I warn you, if you read this, that there is an upsetting scene that could be read two ways, bad and horrifying, that happens to Shona, the older human daughter during the soldier escorting.  I had to put down the book for a few moments after that and I had been expecting it.

I had already purchased and begun the sequel, Year of the Griffin, before getting started writing this review. It’s about one of the griffins going to a wizard school. Yessss.

Miss Peregrine’s Home for Peculiar Children and Fuan no Tane

A wight from Miss Peregrine’s Home for Peculiar Children

Miss Peregrine’s Home for Peculiar Children by Ransom Riggs ended on a sour note because I didn’t realize it was part of a series so the ‘TUNE IN NEXT TIME’ ending was more’n a little annoying.

That said, I liked it! Ransom Riggs is good at atmosphere, and his description of the world around Jacob is great. The vintage photographs used to illustrate the characters and concepts throughout are a nice touch.

The plot is, Jacob’s grandfather always told him stories about the magical children he grew up, as well as monsters he fought. When Jacob grew up, his father told him that the children’s magic was that they were Jewish, like Jacob’s grandfather, and the monsters were the nazis.

Then Jacob finds out his grandfather was telling the truth.

Like I said, I overall liked this and my only stylistic complaint is the mythos in the book didn’t mesh fully with itself.

The other thing I read was Fuan no Tane by Masaaki Nakayama without realizing I’d read a book until I was entering Miss Peregrine’s Home for Peculiar Children into the spreadsheet and went ‘oh wait, that counted, didn’t it!’. It’s a collection of ghost stories in scenes, some stories no more than two pages. One of the stories is here, it takes place in a hospital.

Don’t expect an origin or explanation to the ghosts, it’s just a nice little capsule of horror. My favourite is early on, The Giant. I will enclose it in this post, since there’s no legal English version of this comic and I can’t just tell you to buy it.

Below is The Giant:
Continue reading Miss Peregrine’s Home for Peculiar Children and Fuan no Tane

The Amazing Maurice and his Educated Rodents & Only Human

Read The Amazing Maurice and his Educated Rodents by Terry Pratchett years ago, the day it first came out in Canada. I went to the bookstore, bought it, went to the food court and finished it before I got home.

A couple years ago I got the audiobook, which is good but it was a couple ipods ago and I lost my place, so I figured for my challenge it would do perfectly (Book 63, I am now working on book 67).

It’s technically set in the Discworld, but except for a mention of some wizards and it taking place in Uberwald, it’s not a big detail.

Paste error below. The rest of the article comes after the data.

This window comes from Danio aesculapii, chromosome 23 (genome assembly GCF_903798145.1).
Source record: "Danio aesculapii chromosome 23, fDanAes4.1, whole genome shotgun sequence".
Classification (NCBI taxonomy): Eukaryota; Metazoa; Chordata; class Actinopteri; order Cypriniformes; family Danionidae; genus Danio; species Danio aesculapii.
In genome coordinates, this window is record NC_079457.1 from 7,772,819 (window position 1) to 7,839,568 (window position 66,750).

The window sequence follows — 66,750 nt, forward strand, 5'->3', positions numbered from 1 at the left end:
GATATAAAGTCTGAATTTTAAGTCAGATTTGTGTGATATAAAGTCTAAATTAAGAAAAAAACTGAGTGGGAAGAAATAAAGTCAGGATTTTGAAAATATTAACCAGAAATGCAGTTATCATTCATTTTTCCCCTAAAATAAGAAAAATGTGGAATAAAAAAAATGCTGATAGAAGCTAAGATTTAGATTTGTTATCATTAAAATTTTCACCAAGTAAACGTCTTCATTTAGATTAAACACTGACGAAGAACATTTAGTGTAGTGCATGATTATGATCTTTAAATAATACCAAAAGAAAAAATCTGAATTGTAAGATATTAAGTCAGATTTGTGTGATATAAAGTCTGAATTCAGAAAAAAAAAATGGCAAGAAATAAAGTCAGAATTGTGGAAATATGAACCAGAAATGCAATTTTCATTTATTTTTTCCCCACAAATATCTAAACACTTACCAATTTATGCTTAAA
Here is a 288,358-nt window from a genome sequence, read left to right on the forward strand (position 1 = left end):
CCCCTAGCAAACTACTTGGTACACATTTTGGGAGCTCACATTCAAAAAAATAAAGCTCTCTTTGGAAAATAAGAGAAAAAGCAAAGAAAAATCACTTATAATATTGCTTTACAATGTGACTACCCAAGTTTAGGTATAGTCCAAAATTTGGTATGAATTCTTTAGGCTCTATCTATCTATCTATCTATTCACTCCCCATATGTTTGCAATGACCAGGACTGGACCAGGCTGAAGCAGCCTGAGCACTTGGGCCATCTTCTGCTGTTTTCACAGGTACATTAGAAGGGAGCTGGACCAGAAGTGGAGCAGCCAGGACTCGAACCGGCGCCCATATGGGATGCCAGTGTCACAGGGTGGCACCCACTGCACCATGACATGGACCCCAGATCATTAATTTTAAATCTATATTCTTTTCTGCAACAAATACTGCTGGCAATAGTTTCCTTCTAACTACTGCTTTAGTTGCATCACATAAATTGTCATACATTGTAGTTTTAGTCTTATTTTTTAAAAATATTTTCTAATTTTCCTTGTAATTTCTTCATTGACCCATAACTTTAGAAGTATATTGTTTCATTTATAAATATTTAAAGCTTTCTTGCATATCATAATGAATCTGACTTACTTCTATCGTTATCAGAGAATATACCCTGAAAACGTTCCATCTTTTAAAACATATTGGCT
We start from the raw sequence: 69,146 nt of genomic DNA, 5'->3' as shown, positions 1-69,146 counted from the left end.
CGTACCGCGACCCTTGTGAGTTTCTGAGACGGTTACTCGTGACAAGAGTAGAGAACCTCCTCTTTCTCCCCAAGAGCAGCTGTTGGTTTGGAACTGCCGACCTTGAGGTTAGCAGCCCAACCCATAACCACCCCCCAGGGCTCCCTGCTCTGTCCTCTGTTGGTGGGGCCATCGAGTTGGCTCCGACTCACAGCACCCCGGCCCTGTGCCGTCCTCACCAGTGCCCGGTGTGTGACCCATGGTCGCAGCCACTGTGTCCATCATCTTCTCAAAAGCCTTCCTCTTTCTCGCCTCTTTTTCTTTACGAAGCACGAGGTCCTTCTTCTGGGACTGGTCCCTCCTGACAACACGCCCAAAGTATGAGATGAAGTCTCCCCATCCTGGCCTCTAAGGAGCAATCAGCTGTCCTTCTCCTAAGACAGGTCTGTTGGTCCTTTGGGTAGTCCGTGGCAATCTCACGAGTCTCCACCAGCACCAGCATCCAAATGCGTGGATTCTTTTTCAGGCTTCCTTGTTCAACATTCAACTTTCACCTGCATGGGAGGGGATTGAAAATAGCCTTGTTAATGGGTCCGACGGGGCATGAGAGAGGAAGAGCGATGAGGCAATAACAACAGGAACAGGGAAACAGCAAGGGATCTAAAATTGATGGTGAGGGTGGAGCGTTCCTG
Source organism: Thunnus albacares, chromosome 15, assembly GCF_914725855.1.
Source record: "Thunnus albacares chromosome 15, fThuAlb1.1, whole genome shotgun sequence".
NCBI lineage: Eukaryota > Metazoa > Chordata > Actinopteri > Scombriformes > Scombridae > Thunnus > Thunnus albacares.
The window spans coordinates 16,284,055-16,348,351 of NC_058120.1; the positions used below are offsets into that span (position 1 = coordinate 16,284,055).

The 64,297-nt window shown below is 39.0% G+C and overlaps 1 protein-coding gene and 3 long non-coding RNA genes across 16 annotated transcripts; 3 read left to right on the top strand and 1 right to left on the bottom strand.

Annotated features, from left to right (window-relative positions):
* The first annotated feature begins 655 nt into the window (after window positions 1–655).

The plot is Maurice, a talking cat, a bunch of talking mice, and a stupid looking kid are running a Pied Piper scheme and end up in a town where something really creepy is afoot. And there’s a girl named Malicia who likes to make up stories. In the audiobook she’s got this great sort of Transylvanian accent, which isn’t actually in the book beyond where she comes from, so I had to mentally put it there as I read.

Maurice is great narrator. He’s very much a cat, with cat priorities. And the rats are forming their own civilization bit by bit, and learning what it really means to think. It’s a pretty solid piece of kid’s fiction, and again if you’re worried about needing to know about the Discworld series, it’s not even relevant.

I also read Only Human by Tom Holt which was aggressively mediocre mixed with casual racism. And thus, Only Human has been rated a D.


Hell yes Bunnicula! Deborah and James Howe wrote a funny little story that I liked as much now as when I read it as a kid. Harold the dog is quite the narrator, with very typical dog priorities (although I went NO when I found out his favourite snack was chocolate cake) that make him pretty endearing, since it’s mixed with a mature, humanlike viewpoint.

To those not familiar with the plot, it goes: The family that Harold the dog lives with goes to see Dracula, and in the theatre seats they find a baby bunny and bring it home. The bunny is then named Bunnicula in honour of the film.

Chester the cat, the last character, senses something is immediately Not Right when white, drained vegetables start appearing…

A lot of the appeal of this book is the writing. It has Harold’s narration, Chester’s catlike ways of trying to stop a vampire rabbit, and really adorable descriptions of Bunnicula. The characterization of the family is pretty ace too.

Emperor Mollusk versus The Sinister Brain

Art by Ann Larimer

Emperor Mollusk versus The Sinister Brain by A. Lee Martinez was great! The plot: Emperor Mollusk, former Warlord of Terra (he retired after conquering the planet and deciding he didn’t feel like ruling anymore) has been targeted for assassination. Taken into protective custody by the Venusian warrior Zala (she can’t bring him to justice for his crimes against Venus if he’s dead), Mollusk is swept into finding out who wants him dead (in the narrowing down sense), and what to do if for the first time ever, he might not win? Also along for the ride is his pet ultrapede Snarg. Good girl, Snarg.

The Earth in this book’s world is an alternate history of ours, where we’ve been fighting off alien attacks for centuries and there’s even a Viking colony on Ceres (no one knows how they got there). Our narrator and main character is Mollusk, a moral-less little octopus from Neptune, but he doesn’t mean anything by it. He’s friendly and reasonable, without much blood lust. His likeability carries you through some of the weaker parts of the book quite tidily.

My only complaint about this book was that Zala and Kreegah (a Jupitron) are criminally underused. There’s some very interesting characters waiting there to be written, but unfortunately that doesn’t really happen, especially in Kreegah’s case.

A nice, light book. Shouldn’t have taken me as long as it did to read this, but I made the mistake of starting writing again and it’s hard to shift my brain from one gear to the other.